# What is Physics Scientific Methods Mathematics in Physics SI Units Prefixes Used with SI Units

## What is Physics Scientific Methods Mathematics in Physics SI Units Prefixes Used with SI Units

Parente, Michele, Food and Wine Writer has reference to this Academic Journal, PHwiki organized this Journal Chapter 1 Mathematics in addition to Physics Chapter 1 Section 1 What is Physics The branch of science that studies the physical world. It involves the study of energy, matter, in addition to how the two are related.

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Scientific Methods Scientific Law Scientific Theories A rule of nature that sums up related observations to describe a pattern in nature. Laws do not explain WHY these phenomena occur, they simply describe them. Ex. The Law of Universal Gravitation An explanation based on many observations supported by experimental results. Theories may serve as explanations as long as laws. Ex. The Theory of Universal Gravitation Mathematics in Physics Physics often uses mathematics as its language. This chapter offers a set of math skills you will be useful throughout the course. SI Units You will use SI units as long as everything during this course. The 7 base units are listed in the table to the right. (table also on p.5)

Prefixes Used with SI Units table also found on p.6 Dimensional Analysis The method of treating unit as algebraic quantities that can be cancelled. How Choose a conversion factor that will make the units you dont want cancel, in addition to the units you do want stay in the answer. = 30,000 m Significant Figures Sig figs are the valid digits in a measurement. Remember when doing calculations with sig figs your answer cannot be more precise than the least precise measurement. All answers on tests, quizzes, labs, etc. must have the proper amount of sig figs.

Sig Fig Rules Determining the Number of Sig Figs in a Measurement Remember these four rules: Nonzero digits are always significant. All final zeros after the decimal point are significant. Zeros between two other significant digits are always significant. Zeros solely used a placeholders are NOT significant. Operations Using Sig Figs Addition & Subtraction Example: To add or subtract measurements, first per as long as m the operation, in addition to then round off the result to correspond to the least precise value involved. Add 24.686 m + 2.343 m + 3.21 m. Just add the measurements. 24.686 m + 2.343 m + 3.21 m = 30.239 m Round to the least precise measurement. 3.21 m is the least precise, so round to two decimal places: 30.24 m Operations Using Sig Figs Multiplication & Division Example: To multiply or divide measurements, first per as long as m the operation, in addition to then note the measurement with the least number of sig figs. Round the product or quotient to this number of digits. Multiply 3.22 cm by 2.1 cm. Just multiply the measurements. 3.22 cm x 2.1 cm = 6.762 cm2 Round the product to the same number of digits as the measurement with the least amount of sig figs. 3.22 cm has 3, 2.1 cm has 2, so, round to 2 digits 6.8 cm2

Homework pg. 7 , 5-8 pg. 8, 9-12 (use the correct of sig figs) Measurement Chapter 1 Section 2 Measurement A comparison between an unknown quantity in addition to a st in addition to ard.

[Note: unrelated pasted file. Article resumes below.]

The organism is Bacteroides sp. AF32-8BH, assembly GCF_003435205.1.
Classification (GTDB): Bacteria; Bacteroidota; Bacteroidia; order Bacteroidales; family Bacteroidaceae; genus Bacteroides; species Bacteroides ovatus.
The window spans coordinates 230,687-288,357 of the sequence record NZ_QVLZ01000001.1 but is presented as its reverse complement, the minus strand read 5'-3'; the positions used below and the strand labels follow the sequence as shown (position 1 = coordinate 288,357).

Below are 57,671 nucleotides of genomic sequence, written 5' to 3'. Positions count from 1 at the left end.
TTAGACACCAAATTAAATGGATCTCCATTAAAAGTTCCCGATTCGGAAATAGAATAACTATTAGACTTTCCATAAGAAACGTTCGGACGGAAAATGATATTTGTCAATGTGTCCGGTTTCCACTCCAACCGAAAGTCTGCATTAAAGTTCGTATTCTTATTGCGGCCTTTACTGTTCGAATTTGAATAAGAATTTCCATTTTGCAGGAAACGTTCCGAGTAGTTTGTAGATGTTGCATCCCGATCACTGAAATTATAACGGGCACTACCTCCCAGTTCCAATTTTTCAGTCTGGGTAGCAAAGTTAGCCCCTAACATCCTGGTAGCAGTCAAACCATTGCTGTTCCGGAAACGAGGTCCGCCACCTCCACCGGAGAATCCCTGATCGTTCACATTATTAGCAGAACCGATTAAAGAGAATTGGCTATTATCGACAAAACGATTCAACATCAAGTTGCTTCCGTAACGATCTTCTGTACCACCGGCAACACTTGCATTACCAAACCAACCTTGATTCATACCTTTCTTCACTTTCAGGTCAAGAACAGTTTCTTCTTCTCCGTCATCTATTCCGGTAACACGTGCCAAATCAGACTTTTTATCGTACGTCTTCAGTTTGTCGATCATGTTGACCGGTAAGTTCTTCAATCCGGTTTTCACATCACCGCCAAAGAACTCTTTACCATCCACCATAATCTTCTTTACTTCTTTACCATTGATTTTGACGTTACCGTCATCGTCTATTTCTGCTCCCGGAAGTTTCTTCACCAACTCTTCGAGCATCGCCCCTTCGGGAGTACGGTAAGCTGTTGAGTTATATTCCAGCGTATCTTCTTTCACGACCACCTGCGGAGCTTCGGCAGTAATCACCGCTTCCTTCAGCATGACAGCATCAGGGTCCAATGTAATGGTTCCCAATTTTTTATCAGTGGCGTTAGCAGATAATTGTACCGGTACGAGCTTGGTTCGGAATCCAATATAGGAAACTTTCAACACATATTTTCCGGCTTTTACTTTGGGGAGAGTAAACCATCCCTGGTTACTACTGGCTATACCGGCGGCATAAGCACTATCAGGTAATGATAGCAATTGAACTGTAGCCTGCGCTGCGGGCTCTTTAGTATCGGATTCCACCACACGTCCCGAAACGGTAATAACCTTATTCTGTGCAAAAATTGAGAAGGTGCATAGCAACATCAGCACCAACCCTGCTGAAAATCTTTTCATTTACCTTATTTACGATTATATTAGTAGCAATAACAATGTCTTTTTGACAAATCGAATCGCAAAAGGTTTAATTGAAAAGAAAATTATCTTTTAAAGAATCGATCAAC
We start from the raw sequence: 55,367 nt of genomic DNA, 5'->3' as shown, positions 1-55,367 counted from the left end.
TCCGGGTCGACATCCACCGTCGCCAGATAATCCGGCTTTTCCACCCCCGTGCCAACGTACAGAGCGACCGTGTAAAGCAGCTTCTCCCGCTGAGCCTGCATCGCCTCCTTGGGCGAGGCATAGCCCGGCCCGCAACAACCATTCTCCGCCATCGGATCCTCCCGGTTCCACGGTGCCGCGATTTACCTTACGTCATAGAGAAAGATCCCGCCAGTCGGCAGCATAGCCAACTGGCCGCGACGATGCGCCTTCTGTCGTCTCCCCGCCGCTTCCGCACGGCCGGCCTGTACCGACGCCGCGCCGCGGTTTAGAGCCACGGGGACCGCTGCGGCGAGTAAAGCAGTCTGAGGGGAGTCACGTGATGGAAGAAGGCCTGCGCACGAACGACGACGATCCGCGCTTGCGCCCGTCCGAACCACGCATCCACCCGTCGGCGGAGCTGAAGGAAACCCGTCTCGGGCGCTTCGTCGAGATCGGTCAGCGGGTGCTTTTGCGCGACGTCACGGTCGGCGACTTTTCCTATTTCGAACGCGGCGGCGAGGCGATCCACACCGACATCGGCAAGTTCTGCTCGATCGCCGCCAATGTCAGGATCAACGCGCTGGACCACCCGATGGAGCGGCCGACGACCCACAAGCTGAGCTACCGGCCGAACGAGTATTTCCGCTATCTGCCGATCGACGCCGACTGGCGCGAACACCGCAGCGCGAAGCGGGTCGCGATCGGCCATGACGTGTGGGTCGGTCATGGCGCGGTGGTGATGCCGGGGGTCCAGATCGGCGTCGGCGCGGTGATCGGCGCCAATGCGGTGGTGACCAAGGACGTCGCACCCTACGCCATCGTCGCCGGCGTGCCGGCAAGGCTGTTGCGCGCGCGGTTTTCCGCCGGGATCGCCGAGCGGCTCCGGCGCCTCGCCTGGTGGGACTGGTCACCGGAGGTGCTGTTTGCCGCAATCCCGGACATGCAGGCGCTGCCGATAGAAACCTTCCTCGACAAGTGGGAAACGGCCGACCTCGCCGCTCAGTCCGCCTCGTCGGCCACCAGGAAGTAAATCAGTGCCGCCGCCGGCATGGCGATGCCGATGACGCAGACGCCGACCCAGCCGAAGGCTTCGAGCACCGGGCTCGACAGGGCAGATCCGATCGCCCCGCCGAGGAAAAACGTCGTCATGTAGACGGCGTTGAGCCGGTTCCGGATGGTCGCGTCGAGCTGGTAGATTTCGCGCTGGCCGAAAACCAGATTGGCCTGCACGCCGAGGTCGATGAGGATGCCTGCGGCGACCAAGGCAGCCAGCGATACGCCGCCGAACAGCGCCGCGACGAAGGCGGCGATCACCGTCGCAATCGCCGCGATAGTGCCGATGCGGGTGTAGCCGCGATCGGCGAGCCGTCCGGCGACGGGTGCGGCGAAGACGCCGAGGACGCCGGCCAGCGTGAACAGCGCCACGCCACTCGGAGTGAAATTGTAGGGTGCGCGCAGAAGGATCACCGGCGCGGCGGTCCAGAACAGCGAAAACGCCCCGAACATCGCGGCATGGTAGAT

Characteristics of Measured Values Precision Accuracy The degree of exactness of a measurement. Depends on the instrument in addition to the technique used to make the measurement. Describes how well the results of a measurement agree with the real value (the accepted value as measured by skilled experimenters). Sig Figs in addition to Precision Sig figs in an answer show its precision. Example: A measure of 80.05 g is precise to the nearest hundredth of a gram. The precision of a measurement is one-half the smallest division on the instrument. Example: The graduated cylinder at the left has divisions of 1mL. This means that this instrument has a precision of 0.5mL. Techniques of Good Measurement Know how to use the instrument you are using to obtain measurements. Use the instrument correctly. H in addition to le instruments with care, to avoid damage. Always zero the instrument if necessary. Look straight at the markings at eye-level to avoid a parallax. Parallax  the apparent shift in the position of an object when it is viewed from different angles.

Chapter 1 Section 3  Graphing Data We will not as long as mally take notes on 1.3. HOWEVER, you will be: Assessed on the in as long as mation contained in 1.3 on the Ch.1 Test. Expected to use the skills from this section throughout the course. What You Need To Know from 1.3 It is expected that you already know how to do the following: Graph the relationship between independent in addition to dependent variables. Be able to interpret graphs. Be able to recognize common relationships in graphs. Please make sure you know the following key terms from 1.3: independent variable dependent variable line of best fit linear relationship quadratic relationship inverse relationship slope Homework Do the following questions  Due tomorrow Page 14  Section Review Questions 18, 20, & 23 Page 18  Practice Problem 24 Page 19  Section Review Questions 26-29 Do the questions using the following Transparency Worksheets Due tomorrow Transparency 1-3 Transparency 1-4

Chapter 1 Test Friday, September 7, 2012 The following will be on the test: 1.1  Mathematics in addition to Physics 1.2  Measurement 1.3  Graphing Data

## Parente, Michele Food and Wine Writer

Parente, Michele is from United States and they belong to San Diego Union-Tribune and they are from  San Diego, United States got related to this Particular Journal. and Parente, Michele deal with the subjects like Features/Lifestyle; Food; Wine

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